interesting perspective Eno.

    I had a dream Alderson and I were talking about a potential Granderson acquisition:

    And I was like, you know, “Don’t go there”, you know.

    But he kept on about wanting to see some kind of a doctor’s note or something about the 2013 hand injuries and I said “Look, I’m seriously serious, you DON’T want to go there.”

    But he kept talking and talking and being such a nag and then…I just…blacked out, I blacked out, and when I woke up I was standing over him and I was screaming:

    “I TOLD YOU NOT TO GO THERE, I TOLD YOU NOT TO GO THERE!”

    Unfortunately this dream is likely to repeat many times over the next four years especially the line above in all caps.

    Signed,

    Mets Fan Disappointed That When We Start Spending Again (Finally!) We Revert to Circa Winter 1991-1992 Eddie Murray / Willie Randolph-Type Acquisitions of Players That Have Seen Better Days and By The Time We Have a Formidable Team This Dude Will Be Hamstringing Our Payroll Because Bulk of Money Likely to Be Deferred A La The Lovely Bobby Bonilla Contract (AKA The Gift That Keeps on Giving)

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  11. Cliff says:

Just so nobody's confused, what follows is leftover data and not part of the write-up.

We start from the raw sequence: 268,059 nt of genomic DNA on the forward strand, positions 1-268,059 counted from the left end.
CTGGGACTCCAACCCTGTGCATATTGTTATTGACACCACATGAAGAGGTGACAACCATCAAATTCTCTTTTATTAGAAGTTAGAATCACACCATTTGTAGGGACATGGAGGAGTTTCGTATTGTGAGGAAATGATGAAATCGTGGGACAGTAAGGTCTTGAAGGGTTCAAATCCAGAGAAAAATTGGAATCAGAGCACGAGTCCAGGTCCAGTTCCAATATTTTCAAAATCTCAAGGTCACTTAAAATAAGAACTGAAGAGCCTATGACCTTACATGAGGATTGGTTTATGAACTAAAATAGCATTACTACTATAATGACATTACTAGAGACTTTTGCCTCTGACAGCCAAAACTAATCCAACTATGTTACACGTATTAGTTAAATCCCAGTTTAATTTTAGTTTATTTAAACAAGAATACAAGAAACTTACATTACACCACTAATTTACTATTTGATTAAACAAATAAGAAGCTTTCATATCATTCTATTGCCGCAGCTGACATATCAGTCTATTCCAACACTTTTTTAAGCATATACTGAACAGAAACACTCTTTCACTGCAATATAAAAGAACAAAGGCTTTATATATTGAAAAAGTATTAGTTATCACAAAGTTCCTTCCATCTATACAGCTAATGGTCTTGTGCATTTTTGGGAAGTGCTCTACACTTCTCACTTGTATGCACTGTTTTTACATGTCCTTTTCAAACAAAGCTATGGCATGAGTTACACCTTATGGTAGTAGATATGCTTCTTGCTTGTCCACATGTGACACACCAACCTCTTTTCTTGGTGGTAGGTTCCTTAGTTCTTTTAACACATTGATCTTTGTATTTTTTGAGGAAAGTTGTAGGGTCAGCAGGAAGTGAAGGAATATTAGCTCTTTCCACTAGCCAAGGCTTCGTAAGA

Granderson is a scratch defensive center-fielder? Wasn’t he one of the worst center fielders in the game by UZR? I think he would be a scratch corner outfielder.

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    • NS says:

      If you take a significant sample (~4 years), he’s average by DRS and UZR standards. If you only look at the last 2 or you weight significantly for recency, he’s worse.

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      • RC says:

        No, hes not.
        AVG LAST2: -12/150
        AVG LAST3: -5/150
        AVG LAST4: -4/150.
        AVG LAST5: -7/150

        Essentially, he had a +9/150 year in 2010, and has ranged from bad to terrible otherwise from 2008 on. He’s not even close to an average CF, and hasn’t been for a long time.

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        • Eno Sarris says:

          I was looking at last four for most of my numbers and guess I just figured -4 was close enough to scratch to call it so. My larger point is the fact that he’s been run out at center at all means he has more defensive value than Bay did.

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        • RC says:

          Choo played Center this year. He was -17/150 this year, and hasn’t been a good outfielder for years. He was -15/150 in RF last year, and roughly average in RF the year before.

          Granderson was -18/150.

          Don’t assume that because a team does something that there’s a good reason for it. The yankees kept Jeter at short despite the fact that ARod was a much better defender at the time. They put Granderson in center despite the fact that Gardner was a much better defender.